"Giving a eulogy is good for you. Period," says author, Tom Chiarella. "It may hurt to write it. And reading it? For some, that's the worst part. The world might spin a little, and everything familiar to you might fade for a few minutes. But remember, remind yourself as you stand there, you are the lucky one. And that's not because you aren't dead. You were selected. You get to stand, face the group, the family, the world, and add it up. You're being asked to do something at the very moment when nothing can be done. You get the last word in the attempt to define the outlines of a life."

Eulogy Examples

An  example  of  an  excellent  eulogy  is  the  one  Senator  Robert  (Ted)  Kennedy  delivered  for  his  nephew  John  F.  Kennedy  Jr.  John  was  an  accomplished  lawyer  and  magazine  publisher.  Understandably,  growing  up  with  the  last  name  Kennedy  is  no  easy  task.  As  a  member  of  such  a  high-profile  family,  John  spent  much  of  his  life  in  the  spotlight.  Despite  growing  up  in  the  shadows  of  his  father  and  uncles’  successes,  Kennedy  was  able  to  carve  his  own  path  build  a  legacy  of  his  own.
 
The  eulogy  itself  is  quite  lengthy.  To  read  the  full  version  of  John  F.  Kennedy  Jr’s  eulogy,  click  here.
 
We  have  collected  a  few  different  excerpts  from  the  eulogy  to  help  demonstrate  how  to  write  a  eulogy. 
 
"Once,  when  they  asked  John  what  he  would  do  if  he  went  into  politics  and  was  elected  president,  he  said,  "I  guess  the  first  thing  is  call  up  Uncle  Teddy  and  gloat."  I  loved  that.  It  was  so  like  his  father."
 
After  thanking  the  President  and  his  family  for  attending,  Ted  begins  the  eulogy  by  making  a  joke  at  his  expense.  Choosing  to  start  the  eulogy  with  humor  is  quite  effective  in  this  case.  Not  only  does  it  help  lighten  the  mood,  this  specific  joke  establishes  a  personal  connection  between  John  and  his  uncle.
 
"He  had  amazing  grace.  He  accepted  who  he  was,  but  he  cared  more  about  what  he  could  and  should  become.  He  saw  things  that  could  be  lost  in  the  glare  of  the  spotlight.  And  he  could  laugh  at  the  absurdity  of  too  much  pomp  and  circumstance. 
 
He  loved  to  travel  across  the  city  by  subway,  bicycle  and  roller  blade.  He  lived  as  if  he  were  unrecognizable,  although  he  was  known  by  everyone  he  encountered.  He  always  introduced  himself,  rather  than  take  anything  for  granted.  He  drove  his  own  car  and  flew  his  own  plane,  which  is  how  he  wanted  it.  He  was  the  king  of  his  domain."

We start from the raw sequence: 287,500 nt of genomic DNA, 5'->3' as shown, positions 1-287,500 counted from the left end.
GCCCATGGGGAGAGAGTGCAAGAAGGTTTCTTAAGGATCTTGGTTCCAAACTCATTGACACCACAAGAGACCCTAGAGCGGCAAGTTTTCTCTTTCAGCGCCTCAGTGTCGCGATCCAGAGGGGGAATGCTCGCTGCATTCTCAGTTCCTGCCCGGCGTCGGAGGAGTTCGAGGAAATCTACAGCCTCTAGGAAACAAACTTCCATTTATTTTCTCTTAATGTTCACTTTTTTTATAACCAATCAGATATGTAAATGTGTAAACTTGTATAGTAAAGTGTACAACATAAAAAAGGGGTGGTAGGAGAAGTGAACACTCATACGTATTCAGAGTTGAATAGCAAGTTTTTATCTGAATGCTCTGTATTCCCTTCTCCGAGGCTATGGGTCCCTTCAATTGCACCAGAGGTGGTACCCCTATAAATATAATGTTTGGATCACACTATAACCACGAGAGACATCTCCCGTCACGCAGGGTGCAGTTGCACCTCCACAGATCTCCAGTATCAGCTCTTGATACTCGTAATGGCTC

In  this  second  passage  of  the  obituary,  Ted  goes  on  to  describe  John’s  values,  beliefs  and  who  he  was  as  a  person.  Throughout  this  section  of  the  eulogy,  Ted  does  an  excellent  job  making  John  relatable  to  other  people.  Despite  growing  up  in  one  of  the  country’s  most  prolific  families,  he  makes  it  clear  that  John  was  always  destined  to  form  his  own  path  and  stayed  humble  while  doing  so. 
 
John  was  also  the  son  who  was  once  protected  by  his  mother.  He  went  on  to  become  her  pride  --  and  then  her  protector  in  her  final  days.  He  was  the  Kennedy  who  loved  us  all,  but  who  especially  cherished  his  sister  Caroline,  celebrated  her  brilliance,  and  took  strength  and  joy  from  their  lifelong  mutual  admiration  society.  And  for  a  thousand  days,  he  was  a  husband  who  adored  the  wife  who  became  his  perfect  soul  mate.  John's  father  taught  us  all  to  reach  for  the  moon  and  the  stars.  John  did  that  in  all  he  did  --  and  he  found  his  shining  star  when  he  married  Carolyn  Bessette. 
 
In  this  passage  of  the  eulogy,  Ted  goes  on  to  acknowledge  other  members  of  the  Kennedy  family  and  the  connections  they  shared  with  John.  In  this  case,  other  than  John’s  sister  Caroline,  everyone  that  is  mentioned  has  passed  away.  By  doing  this,  Ted  is  not  only  talking  about  the  personal  relationships  John  formed  but  also  acknowledging  and  paying  tribute  to  deceased  family  members. 
 
It’s  important  to  make  sure  that  the  eulogy  you  deliver  is  not  exclusively  about  your  relationship  with  the  deceased.  Ted  does  an  excellent  job  of  speaking  very  little  about  himself  and  more  about  other  loved  ones  who  were  close  to  John.  Throughout  all  of  this  though,  John  remains  the  focal  point  and  the  star  of  each  anecdote  shared. 

Where to Find the Best Eulogies Online

All you need to do is search online for "best eulogies" or simply "eulogies" - you'll be directed to literally dozens of videos and articles.

Should you still find yourself in need of support, please give us a call at 732-229-8855. We will be delighted to discuss other available resources. 

Sources:
Chiarella, Tom, "How to Give a Eulogy"
Ianzito, Christina, "How to Write a Eulogy"